The Linguist

The Linguist 54,4

The Linguist is a languages magazine for professional linguists, translators, interpreters, language professionals, language teachers, trainers, students and academics with articles on translation, interpreting, business, government, technology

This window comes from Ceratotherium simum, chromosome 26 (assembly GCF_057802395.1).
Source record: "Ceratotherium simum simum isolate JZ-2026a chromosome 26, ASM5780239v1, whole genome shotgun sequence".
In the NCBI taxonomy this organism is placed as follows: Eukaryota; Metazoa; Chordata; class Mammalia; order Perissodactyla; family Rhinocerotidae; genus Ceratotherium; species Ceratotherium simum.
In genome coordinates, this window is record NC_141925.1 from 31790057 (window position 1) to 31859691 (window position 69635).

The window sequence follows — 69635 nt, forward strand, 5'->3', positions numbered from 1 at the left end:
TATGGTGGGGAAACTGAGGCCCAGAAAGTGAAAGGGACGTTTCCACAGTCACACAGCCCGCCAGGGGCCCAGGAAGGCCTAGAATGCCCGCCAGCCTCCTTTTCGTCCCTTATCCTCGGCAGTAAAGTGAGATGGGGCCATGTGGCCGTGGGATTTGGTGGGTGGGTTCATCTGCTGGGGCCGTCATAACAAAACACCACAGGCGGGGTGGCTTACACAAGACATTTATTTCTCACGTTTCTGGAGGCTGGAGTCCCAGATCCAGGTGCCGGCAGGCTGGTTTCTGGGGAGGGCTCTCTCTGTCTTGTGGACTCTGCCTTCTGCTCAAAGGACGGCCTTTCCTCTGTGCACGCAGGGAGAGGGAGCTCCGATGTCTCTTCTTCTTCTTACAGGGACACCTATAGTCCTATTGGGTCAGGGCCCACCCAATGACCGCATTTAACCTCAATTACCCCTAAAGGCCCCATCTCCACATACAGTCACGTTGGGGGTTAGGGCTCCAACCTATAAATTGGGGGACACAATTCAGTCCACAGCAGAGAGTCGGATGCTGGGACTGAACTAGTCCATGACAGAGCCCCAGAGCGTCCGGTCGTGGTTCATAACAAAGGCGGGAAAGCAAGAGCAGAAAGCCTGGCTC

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18 The Linguist Vol/54 No/4 2015 FEATURES Sue Rose on the challenges of translating the made- up words of Oksa Pollock – 'the French Harry Potter' I t was a hugely enjoyable challenge to introduce English teenagers to Oksa Pollock, the loveable French heroine with incredible magic powers. Being a translator is like putting on Harry Potter's Cloak of Invisibility or wearing a layer of Oksa Pollock's Invisibuls – you don't want anyone to see you're there. You need to stay out of sight so that the reader has no idea how much blood, sweat and tears have gone into the mix. While trying to stay invisible, you also have to navigate what feels like a lengthy obstacle course. The first set of walls I had to clamber over was the names of the many adorable, quirky creatures that inhabit Oksa's world. These were plays on words in French, which meant they couldn't be left as they were because an English speaker wouldn't get the joke. I'd take a long run up and launch myself at one of these walls, get half way up, then fall flat on my back. Here are a few examples to show how I finally overcame the obstacles they presented: Lunatrix and Lunatrixa. The French – Foldingot and Foldingote – is a combination of foldingue ('crazy') and dingo ('nutcase'). There are girl and boy Lunatrixes, which in the French is shown by the 'e' ending for the girl, so whatever I came up with had to be able to be varied for male and female. We often add 'ess' in English to names to show they are female, but that didn't work here. What I came up with was Lunatrix, which is a combination of 'loony' (since they're crazy little characters) and 'tricks' (for their weird abilities and the tricks they always have up their sleeves). They also have very large, moon-like, eyes and the first part of the name sounds like 'lunar'. It was then easy to add an 'a' on the end to make the female form. Croakette. The French – Grenette – combines grenouille ('frog') and the suffix 'ette', which refers to a small version of something in both French and English. I was happy with 'Croakette', which combines 'croak' (the sound a frog makes) and 'ette'. I also liked the way it sounded like 'croquette', as in potato croquette. Gargantuhen. The French – Gelinotte – refers to a type of hen of normal size, although the Gelinottes in the book are massive (6ft tall). The word wizard CREATING MAGIC A Foldingote, translated into English as Lunatrixa, which plays on the words 'loony', 'tricks' and 'lunar' (left); and (above right) writers Cendrine Wolf (l) and Anne Plichota

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